Like a true junkie, I went into this with full faith that these cheese sticks, sporting colors more appropriate for children’s spring t-shirts, would take me to snack heaven for just a moment.

Cow Candy Jack Cheeses 2

I looked past the blank yet somehow judgmental faces of the children’s cartoon characters and opened the packages. The red stick, emblazoned with Transformer Optimus Prime, was a smooth block. The My Little Pony-themed Strawberry Pinkie Pie had a pock-marked exterior. I wondered if this was a refrigeration error or if the flavors affected the textures in different ways.

Cow Candy Jack Cheeses 3

The strawberry stick gave off a tangy artificial strawberry scent – Frankenberry cereal mixed with a trace of shoe funk. The fruit punch smelled like candy-induced vomit.

When I bit into the strawberry, it crumbled, strangely, into tiny spheres. The Fruit Punch cheese behaved more like what I expected – a rubbery snap.

Cow Candy Jack Cheeses 4

Describing the taste of these cheese sticks is proving impossible, so I’ll tell you what they DON’T taste like – strawberry, fruit punch, or Jack cheese. Calling them salty/sweet feels wrong, as weren’t enough of either to do the term justice. If you removed everything good from cheese and fruit, this is what would be left. They’re just gross.

I powered my way through one of each flavor. Hours later, they still haunt me. It’s like I ate prop food not meant for consumption. They are by far the worst snack food I’ve ever encountered – my stomach is churning.

I’d intended to think up some cute way to use these cheese sticks in another snack/treat (shred them as a topping for sweet & savory mini pizzas?) but there’s really only one thing to do with them:

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All I can do now is try not to barf, and wonder when I’m going to find Jeff VanVonderen sitting on my couch telling me people love me like crazy but are worried about my novelty flavor addiction.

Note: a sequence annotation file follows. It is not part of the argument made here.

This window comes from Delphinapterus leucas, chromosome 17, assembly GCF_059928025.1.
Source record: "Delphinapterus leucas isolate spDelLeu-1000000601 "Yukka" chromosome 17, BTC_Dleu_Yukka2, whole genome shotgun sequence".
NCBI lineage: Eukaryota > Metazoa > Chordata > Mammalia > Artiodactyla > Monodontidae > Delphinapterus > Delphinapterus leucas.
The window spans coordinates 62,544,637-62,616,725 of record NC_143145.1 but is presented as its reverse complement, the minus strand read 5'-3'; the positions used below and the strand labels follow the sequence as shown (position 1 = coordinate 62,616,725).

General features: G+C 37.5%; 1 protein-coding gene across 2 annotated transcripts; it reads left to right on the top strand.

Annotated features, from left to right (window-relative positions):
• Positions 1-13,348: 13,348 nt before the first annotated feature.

(Nutrition Facts – 1 stick – 80 calories, 50 calories from fat, 6 grams of fat, 3 grams of saturated fat, 0 grams of trans fat, 20 milligrams of cholesterol, 120 milligrams of sodium, 2 grams of carbohydrates, 0 grams of dietary fiber, 1 gram of sugar, and 4 grams of protein..)

Purchased Price: $4.49
Size: 6 oz. bag
Purchased at: Stop & Shop
Rating: 1 out of 10
Pros: Nice colors! That’s it.
Cons: Disgusting taste that resembles none of the flavors advertised. Odd texture in Strawberry version. They’re making me nauseous. Do not buy them for children you’re fond of.

REVIEW: The WORKS Reese PBC Stuff’d Burger (Canada)

The Works Reese PBC Burger

Do I have to write this review? Can I just type the word “nope” a few hundred times, include some photos, and call it a day? Because seriously: NOPE.

On the surface, the Reese PBC Stuff’d Burger seems like it should be an interesting novelty, cut from the same cloth as a doughnut burger, a McGriddle, or a Twinkie wiener sandwich (okay, I don’t think that last one exists outside of UHF, but it should). Sweet and salty novelty sandwiches aren’t exactly fine dining, but they can be tasty.

Stuffing (and topping) a burger with Reese’s Peanut Butter Cups seems, if nothing else, like it should be fun.

Again: NOPE.

Eating it is absolutely not fun, unless you consider eating disgusting food to be fun, in which case it’s a barrel of laughs.

The Works Reese PBC Burger 2

Aside from the peanut butter cups, the burger is also topped with a couple of strips of bacon, and a fairly generous pile of crispy onion strings.

I don’t think I can be emphatic enough: do not, under any circumstances, order this hamburger. It is a disgusting, piping hot slurry of sickly sweet Reese’s goo and shoddy, dry beef.

You shouldn’t underestimate how face-burningly hot this thing is. I cut it in half, spent several minutes taking photos, and still managed to burn the Dickens out of my tongue on the first bite.

I’m not going to say that’s because this is a malevolent, hell-spawned creation of pure, unrequited evil whose sole purpose is to inflict as much anguish as possible on the world, but… if the shoe fits.

The Works Reese PBC Burger 3